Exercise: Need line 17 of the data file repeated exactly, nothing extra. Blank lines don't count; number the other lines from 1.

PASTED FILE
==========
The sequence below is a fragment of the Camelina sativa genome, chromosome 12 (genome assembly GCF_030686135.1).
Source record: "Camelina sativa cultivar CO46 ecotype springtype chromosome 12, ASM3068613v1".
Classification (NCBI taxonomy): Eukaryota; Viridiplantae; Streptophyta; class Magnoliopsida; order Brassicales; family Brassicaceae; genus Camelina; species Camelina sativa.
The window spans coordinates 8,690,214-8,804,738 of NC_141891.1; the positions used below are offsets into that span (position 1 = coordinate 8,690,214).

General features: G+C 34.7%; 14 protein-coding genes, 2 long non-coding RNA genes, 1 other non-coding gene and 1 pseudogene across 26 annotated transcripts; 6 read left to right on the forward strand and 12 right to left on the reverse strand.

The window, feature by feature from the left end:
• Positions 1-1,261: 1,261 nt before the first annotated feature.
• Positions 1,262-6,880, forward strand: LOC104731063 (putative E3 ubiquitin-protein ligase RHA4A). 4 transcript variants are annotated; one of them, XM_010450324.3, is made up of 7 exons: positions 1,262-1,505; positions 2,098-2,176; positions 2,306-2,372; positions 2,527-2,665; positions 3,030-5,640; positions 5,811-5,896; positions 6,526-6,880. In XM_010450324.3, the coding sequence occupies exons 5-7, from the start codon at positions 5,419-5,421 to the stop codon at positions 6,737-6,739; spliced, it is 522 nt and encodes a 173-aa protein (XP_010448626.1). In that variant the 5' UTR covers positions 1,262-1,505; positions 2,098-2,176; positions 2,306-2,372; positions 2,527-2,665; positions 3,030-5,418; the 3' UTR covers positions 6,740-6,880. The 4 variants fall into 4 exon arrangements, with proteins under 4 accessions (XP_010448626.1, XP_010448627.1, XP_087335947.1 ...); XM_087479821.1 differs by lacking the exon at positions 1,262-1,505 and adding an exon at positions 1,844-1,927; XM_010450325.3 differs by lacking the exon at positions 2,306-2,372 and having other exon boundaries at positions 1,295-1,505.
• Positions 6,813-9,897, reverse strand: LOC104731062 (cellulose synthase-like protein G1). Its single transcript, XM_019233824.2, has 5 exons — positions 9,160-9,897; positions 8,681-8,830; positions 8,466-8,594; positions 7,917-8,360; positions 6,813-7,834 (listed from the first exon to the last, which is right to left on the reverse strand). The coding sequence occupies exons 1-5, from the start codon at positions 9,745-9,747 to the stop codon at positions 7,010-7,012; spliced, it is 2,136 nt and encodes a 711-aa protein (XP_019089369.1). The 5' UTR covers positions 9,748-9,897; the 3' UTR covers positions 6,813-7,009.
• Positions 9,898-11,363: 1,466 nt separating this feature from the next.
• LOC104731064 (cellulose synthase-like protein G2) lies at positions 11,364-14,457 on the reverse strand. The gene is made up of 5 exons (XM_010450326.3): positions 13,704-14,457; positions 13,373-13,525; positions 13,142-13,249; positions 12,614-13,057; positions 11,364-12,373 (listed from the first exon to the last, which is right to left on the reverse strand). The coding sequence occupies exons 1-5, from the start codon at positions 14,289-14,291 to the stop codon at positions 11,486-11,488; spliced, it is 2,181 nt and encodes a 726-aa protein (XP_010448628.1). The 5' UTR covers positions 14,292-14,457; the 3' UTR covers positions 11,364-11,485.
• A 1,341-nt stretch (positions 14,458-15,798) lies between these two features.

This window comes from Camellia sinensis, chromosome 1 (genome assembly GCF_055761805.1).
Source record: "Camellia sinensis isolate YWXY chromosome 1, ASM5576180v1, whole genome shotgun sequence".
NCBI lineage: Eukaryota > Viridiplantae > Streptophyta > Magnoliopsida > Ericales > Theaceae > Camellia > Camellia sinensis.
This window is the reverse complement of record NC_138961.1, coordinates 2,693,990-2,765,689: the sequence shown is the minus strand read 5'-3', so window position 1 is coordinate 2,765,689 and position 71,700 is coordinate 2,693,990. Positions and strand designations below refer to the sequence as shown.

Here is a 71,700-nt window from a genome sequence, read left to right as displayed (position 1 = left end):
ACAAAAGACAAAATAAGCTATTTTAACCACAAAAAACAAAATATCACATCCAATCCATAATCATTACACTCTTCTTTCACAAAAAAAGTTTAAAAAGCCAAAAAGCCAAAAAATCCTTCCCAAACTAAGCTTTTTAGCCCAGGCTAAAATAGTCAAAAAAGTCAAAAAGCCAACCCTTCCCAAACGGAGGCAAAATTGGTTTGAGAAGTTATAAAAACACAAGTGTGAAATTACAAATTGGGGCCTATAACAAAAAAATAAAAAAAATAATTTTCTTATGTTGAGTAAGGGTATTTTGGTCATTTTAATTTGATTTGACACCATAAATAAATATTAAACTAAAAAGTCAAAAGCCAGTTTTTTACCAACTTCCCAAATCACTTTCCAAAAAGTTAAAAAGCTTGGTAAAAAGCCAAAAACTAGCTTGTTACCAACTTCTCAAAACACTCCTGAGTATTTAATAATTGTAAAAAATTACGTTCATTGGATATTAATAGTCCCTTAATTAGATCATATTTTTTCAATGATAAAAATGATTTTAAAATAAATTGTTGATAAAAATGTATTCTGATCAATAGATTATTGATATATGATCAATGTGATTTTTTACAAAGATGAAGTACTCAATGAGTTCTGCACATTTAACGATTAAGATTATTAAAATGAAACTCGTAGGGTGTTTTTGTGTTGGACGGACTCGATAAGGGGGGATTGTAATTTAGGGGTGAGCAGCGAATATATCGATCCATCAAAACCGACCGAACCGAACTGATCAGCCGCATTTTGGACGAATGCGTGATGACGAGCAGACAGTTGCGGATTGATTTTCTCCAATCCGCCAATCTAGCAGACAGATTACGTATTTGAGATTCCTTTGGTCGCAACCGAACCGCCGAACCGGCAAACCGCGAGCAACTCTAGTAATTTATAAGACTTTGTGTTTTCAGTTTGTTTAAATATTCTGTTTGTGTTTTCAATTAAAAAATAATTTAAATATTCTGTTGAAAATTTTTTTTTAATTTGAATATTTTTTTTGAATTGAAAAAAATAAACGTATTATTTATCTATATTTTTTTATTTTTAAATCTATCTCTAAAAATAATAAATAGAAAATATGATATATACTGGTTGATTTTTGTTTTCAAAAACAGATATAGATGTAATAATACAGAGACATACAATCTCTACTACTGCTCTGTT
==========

Here is a 71,700-nt window from a genome sequence, read left to right as displayed (position 1 = left end):